"The American Medical Association used the specter of `socialized medicine' to defeat Harry S. Truman's plan for national health insurance in 1945. The same demagoguery still works, but that does not change the agreed facts...while Americans who can afford it get the best care in the world, the current system makes little sense in terms of economic competitiveness or social equity."
-- New York Times editorial page editor and former Washington bureau chief and White House reporter Howell Raines, June 12.


Three Cheers for the Insincere

"I'm rooting for a return to the Italian Popes, because in Italy they absolutely flaunt the Vatican and they may act as an effort to bring the church into alignment with modern life. The church is virtually alone in its position on abortion as we approach this population conference."
-- Newsweek reporter Eleanor Clift, June 11 McLaughlin Group.


Cable Regulation Slowed?

Justices Back Cable Regulation
-- New York Times, June 28

Court makes it harder to regulate cable TV
-- USA Today, same day


Newsweek's Anti-Religious Left

"In an essay on turning 60, Steinem writes: `I'm looking forward to trading moderation for excess' -- which is good news. And there's a precedent. In 1895 [Elizabeth Cady] Stanton finally published a book she had been planning for many years: a roaring attack on the Bible for its misogyny. The book was a best seller, the horrified suffrage association voted to censure her and to Stanton's pleasure, 'the clergy jumped around...like parched peas on a hot shovel.' She was 80. Now that's a feminist."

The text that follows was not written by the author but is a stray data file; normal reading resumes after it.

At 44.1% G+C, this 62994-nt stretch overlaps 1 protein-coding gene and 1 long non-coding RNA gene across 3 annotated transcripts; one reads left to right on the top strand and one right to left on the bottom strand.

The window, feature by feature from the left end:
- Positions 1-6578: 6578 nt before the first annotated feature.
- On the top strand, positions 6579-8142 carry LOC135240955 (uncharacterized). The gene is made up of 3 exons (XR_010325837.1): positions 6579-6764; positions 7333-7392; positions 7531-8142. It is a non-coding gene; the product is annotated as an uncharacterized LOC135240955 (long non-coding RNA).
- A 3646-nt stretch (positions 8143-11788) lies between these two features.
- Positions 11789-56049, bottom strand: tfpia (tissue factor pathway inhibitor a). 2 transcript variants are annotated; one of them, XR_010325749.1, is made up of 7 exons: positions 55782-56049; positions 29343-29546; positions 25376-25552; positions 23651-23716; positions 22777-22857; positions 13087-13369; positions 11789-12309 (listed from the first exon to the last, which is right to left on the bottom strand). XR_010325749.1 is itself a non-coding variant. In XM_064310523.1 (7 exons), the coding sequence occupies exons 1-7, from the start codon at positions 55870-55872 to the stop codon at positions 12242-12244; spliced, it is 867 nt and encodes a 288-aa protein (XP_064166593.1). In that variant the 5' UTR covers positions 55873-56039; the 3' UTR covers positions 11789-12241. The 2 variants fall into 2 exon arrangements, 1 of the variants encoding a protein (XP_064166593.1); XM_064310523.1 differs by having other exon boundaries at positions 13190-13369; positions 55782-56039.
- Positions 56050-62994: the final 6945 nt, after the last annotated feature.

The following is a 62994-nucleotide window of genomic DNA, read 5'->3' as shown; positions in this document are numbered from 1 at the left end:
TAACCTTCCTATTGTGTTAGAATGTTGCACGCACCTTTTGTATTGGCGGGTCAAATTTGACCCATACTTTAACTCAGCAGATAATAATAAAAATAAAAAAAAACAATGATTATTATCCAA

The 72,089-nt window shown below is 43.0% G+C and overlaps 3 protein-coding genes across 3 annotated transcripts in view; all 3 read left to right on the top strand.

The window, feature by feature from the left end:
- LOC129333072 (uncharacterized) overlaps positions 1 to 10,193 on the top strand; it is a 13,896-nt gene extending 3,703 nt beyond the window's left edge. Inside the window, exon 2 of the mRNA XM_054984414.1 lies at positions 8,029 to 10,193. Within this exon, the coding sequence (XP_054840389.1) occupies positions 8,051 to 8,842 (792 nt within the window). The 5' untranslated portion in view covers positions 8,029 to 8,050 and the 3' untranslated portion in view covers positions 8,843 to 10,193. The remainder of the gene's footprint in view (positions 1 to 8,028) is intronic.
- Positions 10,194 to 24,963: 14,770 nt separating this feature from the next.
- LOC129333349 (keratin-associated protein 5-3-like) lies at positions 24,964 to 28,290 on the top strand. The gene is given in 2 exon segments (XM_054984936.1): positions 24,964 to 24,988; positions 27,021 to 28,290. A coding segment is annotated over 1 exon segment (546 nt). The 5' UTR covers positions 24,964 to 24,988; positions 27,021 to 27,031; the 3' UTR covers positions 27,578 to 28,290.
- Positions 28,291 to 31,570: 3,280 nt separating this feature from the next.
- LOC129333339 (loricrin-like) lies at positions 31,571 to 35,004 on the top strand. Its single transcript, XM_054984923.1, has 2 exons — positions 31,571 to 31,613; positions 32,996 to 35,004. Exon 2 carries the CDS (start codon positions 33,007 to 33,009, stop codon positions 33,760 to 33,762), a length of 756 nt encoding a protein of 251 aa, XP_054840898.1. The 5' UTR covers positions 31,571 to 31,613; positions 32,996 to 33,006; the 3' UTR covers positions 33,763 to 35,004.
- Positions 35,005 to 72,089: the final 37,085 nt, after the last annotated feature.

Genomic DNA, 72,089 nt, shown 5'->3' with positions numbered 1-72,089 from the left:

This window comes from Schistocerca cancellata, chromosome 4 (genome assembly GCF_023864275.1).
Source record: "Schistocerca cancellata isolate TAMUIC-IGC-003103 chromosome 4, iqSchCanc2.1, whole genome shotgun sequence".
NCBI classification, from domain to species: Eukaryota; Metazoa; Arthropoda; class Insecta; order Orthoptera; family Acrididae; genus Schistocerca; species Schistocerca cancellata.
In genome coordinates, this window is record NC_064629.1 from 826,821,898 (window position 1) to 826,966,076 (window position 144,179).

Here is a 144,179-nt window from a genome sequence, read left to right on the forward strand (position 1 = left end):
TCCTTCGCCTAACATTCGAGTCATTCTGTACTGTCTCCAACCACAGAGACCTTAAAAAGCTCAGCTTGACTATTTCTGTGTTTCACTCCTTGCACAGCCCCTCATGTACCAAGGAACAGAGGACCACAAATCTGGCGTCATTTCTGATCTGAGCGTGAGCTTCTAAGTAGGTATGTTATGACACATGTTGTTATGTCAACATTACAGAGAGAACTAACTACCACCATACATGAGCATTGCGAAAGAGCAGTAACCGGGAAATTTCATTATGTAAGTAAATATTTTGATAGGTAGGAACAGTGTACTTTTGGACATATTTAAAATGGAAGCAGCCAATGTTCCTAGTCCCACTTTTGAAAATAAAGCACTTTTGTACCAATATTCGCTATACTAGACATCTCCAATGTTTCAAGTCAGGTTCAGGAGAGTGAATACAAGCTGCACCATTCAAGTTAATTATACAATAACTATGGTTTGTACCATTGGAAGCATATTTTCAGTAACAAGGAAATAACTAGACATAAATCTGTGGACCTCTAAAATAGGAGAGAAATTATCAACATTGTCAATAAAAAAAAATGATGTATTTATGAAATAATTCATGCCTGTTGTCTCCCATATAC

-- Newsweek General Editor Laura Shapiro reviewing Gloria Steinem's Moving Beyond Words, June 20.

"Over the course of American history since World War II, the terms of the national debate have subtly, insidiously shifted. What used to be called liberal is now called radical, what used to be called radical is now called insane. What used to be called reactionary is now called moderate, and what used to be called insane is now called solid conservative thinking."
-- Gay playwright Tony Kushner's essay on the 25th anniversary of the Stonewall riots, June 27 Newsweek.


Now That's A Stretch

"The main parade route seemed to stress the moderate and somewhat conservative makeup of the majority of the marchers."
-- CBS reporter David Culhane on the Stonewall 25 gay rights march, June 26 CBS Evening News.


Peter's Decade of Greed

"I don't think we are as generous with one another in the nation today as I seem to remember it 20 years ago. Now maybe the impact of the '80s has something to do with it and the idea of `I'm alright, Jack, I'll get my pile,' hasn't quite dissipated. But I'm looking to your generation -- quite hopefully -- to see if you are going to be a little more collective than I think students have been in the last decade."
-- Peter Jennings in an interview with Patrick Pitman, December 1993 Vanderbilt University student magazine Versus.


Very Reassuring

"My own view, for what it's worth, is that there is not enough ideology in most reporters to fill a teaspoon or a thimble."
-- Washington Post reporter and columnist David Broder on CNBC's Tim Russert, June 13.


Publisher: L. Brent Bozell III
Editors: Brent H. Baker, Tim Graham
Media Analysts: James Forbes, Andrew Gabron,
Mark Honig, Steve Kaminski, Mark Rogers, Clay Waters
Circulation Manager: Kathleen Ruff
Interns: Deanna Ducher, Patrick Pitman, Stephanie Swafford